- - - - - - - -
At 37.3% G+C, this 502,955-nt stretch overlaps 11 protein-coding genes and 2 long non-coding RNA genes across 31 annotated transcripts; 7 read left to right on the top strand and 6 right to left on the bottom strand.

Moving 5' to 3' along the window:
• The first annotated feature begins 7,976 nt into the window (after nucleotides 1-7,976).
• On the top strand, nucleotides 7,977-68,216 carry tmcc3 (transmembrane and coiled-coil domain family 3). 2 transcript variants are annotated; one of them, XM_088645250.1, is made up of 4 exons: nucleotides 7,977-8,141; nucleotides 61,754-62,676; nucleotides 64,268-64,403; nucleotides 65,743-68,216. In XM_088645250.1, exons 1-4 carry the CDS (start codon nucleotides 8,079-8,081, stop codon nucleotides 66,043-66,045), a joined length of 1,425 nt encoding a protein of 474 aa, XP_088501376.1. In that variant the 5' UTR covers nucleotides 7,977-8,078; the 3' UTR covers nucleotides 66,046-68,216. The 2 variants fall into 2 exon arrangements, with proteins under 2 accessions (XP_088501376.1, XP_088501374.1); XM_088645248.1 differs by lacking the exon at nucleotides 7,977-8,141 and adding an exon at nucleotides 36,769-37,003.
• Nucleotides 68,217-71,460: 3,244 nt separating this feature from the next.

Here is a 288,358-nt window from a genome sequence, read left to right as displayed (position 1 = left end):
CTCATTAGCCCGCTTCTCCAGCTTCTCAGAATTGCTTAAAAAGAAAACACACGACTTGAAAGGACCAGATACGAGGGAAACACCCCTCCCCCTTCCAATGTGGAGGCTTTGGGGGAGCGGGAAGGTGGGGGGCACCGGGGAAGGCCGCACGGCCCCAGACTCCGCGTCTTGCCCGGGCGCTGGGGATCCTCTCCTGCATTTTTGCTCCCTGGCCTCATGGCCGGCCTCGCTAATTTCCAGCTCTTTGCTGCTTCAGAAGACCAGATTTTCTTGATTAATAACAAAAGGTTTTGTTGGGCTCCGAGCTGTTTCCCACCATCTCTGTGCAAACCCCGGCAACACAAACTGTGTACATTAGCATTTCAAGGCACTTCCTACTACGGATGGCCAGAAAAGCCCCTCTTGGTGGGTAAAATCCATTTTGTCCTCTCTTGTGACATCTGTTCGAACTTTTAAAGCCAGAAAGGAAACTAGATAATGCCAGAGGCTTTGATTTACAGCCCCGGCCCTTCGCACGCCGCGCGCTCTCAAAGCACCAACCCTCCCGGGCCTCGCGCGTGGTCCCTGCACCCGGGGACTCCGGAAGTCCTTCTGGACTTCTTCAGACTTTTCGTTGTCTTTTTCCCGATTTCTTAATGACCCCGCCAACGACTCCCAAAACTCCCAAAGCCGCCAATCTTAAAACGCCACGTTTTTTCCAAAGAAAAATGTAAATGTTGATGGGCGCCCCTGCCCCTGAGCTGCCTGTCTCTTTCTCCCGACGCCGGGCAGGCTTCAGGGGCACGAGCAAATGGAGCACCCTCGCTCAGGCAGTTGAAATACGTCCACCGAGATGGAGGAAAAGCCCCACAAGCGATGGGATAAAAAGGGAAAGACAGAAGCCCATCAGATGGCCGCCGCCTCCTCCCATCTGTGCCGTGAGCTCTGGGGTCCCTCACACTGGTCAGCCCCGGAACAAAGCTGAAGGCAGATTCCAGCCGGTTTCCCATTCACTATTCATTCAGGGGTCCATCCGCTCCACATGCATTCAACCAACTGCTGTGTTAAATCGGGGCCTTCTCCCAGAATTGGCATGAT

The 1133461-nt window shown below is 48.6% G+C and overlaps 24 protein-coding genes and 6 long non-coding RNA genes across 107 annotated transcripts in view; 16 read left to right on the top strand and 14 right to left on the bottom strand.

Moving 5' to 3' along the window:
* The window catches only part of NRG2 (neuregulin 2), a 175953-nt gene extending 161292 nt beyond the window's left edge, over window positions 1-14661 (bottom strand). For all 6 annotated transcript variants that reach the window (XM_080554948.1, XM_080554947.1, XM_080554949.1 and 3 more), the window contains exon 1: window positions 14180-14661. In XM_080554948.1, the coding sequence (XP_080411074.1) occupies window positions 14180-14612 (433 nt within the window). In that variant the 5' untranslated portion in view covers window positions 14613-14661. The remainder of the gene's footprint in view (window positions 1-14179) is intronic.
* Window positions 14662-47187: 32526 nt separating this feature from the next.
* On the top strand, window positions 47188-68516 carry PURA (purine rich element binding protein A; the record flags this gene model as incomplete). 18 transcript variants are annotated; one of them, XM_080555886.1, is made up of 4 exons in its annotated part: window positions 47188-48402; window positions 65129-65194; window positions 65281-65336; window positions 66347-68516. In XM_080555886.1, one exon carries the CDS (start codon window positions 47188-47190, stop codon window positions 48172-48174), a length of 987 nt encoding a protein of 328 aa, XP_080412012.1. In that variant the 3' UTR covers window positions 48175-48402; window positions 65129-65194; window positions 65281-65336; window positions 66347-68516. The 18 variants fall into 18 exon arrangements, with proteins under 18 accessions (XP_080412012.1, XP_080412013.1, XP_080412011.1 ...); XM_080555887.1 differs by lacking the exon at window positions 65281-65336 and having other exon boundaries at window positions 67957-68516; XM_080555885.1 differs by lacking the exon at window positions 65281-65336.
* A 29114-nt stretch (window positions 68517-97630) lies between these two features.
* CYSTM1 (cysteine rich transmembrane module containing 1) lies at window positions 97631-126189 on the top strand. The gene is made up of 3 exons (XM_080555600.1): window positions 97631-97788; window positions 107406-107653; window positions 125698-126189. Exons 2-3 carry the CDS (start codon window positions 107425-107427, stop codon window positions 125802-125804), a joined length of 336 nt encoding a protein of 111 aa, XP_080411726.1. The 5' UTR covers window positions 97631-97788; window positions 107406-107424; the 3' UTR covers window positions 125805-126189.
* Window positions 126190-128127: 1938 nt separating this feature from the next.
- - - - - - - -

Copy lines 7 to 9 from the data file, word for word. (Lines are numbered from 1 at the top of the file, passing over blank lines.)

CTCATTAGCCCGCTTCTCCAGCTTCTCAGAATTGCTTAAAAAGAAAACACACGACTTGAAAGGACCAGATACGAGGGAAACACCCCTCCCCCTTCCAATGTGGAGGCTTTGGGGGAGCGGGAAGGTGGGGGGCACCGGGGAAGGCCGCACGGCCCCAGACTCCGCGTCTTGCCCGGGCGCTGGGGATCCTCTCCTGCATTTTTGCTCCCTGGCCTCATGGCCGGCCTCGCTAATTTCCAGCTCTTTGCTGCTTCAGAAGACCAGATTTTCTTGATTAATAACAAAAGGTTTTGTTGGGCTCCGAGCTGTTTCCCACCATCTCTGTGCAAACCCCGGCAACACAAACTGTGTACATTAGCATTTCAAGGCACTTCCTACTACGGATGGCCAGAAAAGCCCCTCTTGGTGGGTAAAATCCATTTTGTCCTCTCTTGTGACATCTGTTCGAACTTTTAAAGCCAGAAAGGAAACTAGATAATGCCAGAGGCTTTGATTTACAGCCCCGGCCCTTCGCACGCCGCGCGCTCTCAAAGCACCAACCCTCCCGGGCCTCGCGCGTGGTCCCTGCACCCGGGGACTCCGGAAGTCCTTCTGGACTTCTTCAGACTTTTCGTTGTCTTTTTCCCGATTTCTTAATGACCCCGCCAACGACTCCCAAAACTCCCAAAGCCGCCAATCTTAAAACGCCACGTTTTTTCCAAAGAAAAATGTAAATGTTGATGGGCGCCCCTGCCCCTGAGCTGCCTGTCTCTTTCTCCCGACGCCGGGCAGGCTTCAGGGGCACGAGCAAATGGAGCACCCTCGCTCAGGCAGTTGAAATACGTCCACCGAGATGGAGGAAAAGCCCCACAAGCGATGGGATAAAAAGGGAAAGACAGAAGCCCATCAGATGGCCGCCGCCTCCTCCCATCTGTGCCGTGAGCTCTGGGGTCCCTCACACTGGTCAGCCCCGGAACAAAGCTGAAGGCAGATTCCAGCCGGTTTCCCATTCACTATTCATTCAGGGGTCCATCCGCTCCACATGCATTCAACCAACTGCTGTGTTAAATCGGGGCCTTCTCCCAGAATTGGCATGAT

The 1133461-nt window shown below is 48.6% G+C and overlaps 24 protein-coding genes and 6 long non-coding RNA genes across 107 annotated transcripts in view; 16 read left to right on the top strand and 14 right to left on the bottom strand.

Moving 5' to 3' along the window: